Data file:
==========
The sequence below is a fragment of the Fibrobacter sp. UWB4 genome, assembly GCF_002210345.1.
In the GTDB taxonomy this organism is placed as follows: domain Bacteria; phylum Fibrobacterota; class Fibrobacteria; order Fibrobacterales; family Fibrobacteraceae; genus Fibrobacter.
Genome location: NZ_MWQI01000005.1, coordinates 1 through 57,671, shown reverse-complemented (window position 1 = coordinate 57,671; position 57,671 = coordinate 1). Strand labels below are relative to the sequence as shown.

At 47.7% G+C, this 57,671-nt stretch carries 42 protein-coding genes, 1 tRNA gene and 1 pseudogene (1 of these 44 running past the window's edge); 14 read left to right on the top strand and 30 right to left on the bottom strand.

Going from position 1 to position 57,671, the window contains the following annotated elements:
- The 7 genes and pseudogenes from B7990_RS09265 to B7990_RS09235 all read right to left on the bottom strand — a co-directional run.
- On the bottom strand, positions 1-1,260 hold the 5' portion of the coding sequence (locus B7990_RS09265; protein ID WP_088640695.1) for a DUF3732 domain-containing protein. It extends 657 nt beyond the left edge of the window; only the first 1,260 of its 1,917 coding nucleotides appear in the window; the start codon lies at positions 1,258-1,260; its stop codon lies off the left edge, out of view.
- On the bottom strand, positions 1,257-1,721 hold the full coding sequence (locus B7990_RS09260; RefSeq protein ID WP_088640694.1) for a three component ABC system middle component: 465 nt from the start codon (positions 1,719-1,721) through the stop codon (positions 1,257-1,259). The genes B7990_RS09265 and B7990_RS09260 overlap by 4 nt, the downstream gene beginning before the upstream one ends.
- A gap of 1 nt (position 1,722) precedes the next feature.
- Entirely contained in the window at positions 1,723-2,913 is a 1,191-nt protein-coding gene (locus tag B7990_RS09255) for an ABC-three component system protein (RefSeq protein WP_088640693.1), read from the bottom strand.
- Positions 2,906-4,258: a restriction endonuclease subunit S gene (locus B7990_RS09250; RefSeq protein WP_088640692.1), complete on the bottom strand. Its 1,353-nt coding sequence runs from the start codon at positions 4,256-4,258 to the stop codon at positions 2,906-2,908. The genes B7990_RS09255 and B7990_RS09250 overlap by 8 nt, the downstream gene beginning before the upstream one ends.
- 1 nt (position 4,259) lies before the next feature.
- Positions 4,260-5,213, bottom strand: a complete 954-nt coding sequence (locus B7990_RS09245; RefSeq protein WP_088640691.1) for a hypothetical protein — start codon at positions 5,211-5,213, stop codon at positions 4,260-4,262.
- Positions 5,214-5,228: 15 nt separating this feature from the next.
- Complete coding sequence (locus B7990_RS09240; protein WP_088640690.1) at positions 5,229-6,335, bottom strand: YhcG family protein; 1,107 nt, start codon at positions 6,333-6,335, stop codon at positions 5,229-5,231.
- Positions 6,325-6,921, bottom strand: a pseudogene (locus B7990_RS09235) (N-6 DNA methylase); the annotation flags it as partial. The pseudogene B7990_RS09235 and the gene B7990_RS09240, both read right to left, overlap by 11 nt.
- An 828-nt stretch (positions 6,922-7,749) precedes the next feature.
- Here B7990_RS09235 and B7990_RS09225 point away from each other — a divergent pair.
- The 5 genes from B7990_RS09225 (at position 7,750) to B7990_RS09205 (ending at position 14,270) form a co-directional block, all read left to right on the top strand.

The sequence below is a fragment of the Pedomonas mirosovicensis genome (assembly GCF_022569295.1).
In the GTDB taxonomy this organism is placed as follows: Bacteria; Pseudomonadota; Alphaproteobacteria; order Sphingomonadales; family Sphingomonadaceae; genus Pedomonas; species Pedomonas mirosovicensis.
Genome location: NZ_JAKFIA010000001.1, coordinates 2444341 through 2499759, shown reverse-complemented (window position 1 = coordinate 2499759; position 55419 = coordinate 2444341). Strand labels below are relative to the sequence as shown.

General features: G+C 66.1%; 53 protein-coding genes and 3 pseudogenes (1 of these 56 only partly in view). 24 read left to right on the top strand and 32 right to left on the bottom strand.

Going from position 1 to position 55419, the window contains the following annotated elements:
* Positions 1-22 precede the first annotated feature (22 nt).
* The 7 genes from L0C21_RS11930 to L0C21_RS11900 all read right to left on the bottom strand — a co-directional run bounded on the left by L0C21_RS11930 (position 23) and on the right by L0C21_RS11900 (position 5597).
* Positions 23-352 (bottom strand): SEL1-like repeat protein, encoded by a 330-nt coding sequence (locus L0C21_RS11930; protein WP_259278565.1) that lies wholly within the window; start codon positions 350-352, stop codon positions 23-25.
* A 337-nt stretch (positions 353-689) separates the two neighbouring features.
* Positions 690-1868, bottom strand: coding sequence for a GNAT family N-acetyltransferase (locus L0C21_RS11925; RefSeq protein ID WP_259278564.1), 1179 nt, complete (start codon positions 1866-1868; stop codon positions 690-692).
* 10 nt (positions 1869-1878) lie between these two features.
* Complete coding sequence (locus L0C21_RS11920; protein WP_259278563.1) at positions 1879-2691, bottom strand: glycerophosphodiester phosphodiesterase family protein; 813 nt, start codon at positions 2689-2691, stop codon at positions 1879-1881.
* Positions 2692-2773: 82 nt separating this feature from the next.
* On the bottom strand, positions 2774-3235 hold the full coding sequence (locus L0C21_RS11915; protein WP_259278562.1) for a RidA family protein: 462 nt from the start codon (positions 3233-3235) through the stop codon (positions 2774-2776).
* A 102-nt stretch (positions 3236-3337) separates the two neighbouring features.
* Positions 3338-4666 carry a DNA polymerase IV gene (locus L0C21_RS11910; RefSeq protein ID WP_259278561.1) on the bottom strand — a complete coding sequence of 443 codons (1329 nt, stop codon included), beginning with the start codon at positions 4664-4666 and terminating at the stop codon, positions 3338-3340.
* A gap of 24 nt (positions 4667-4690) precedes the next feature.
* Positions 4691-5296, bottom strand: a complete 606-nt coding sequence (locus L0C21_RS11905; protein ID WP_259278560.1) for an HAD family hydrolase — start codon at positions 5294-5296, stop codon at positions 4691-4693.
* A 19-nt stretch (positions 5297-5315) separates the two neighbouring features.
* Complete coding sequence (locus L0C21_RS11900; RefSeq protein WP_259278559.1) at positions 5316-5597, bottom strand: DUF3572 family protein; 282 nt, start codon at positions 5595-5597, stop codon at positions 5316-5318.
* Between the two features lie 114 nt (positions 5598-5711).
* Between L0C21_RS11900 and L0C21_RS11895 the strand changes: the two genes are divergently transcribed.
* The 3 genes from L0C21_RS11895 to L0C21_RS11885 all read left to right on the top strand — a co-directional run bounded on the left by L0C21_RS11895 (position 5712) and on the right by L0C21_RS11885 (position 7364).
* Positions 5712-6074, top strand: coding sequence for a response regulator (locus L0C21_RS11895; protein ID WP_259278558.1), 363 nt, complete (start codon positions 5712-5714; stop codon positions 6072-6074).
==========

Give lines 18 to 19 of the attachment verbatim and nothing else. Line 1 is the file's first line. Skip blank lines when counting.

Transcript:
- Here B7990_RS09235 and B7990_RS09225 point away from each other — a divergent pair.
- The 5 genes from B7990_RS09225 (at position 7,750) to B7990_RS09205 (ending at position 14,270) form a co-directional block, all read left to right on the top strand.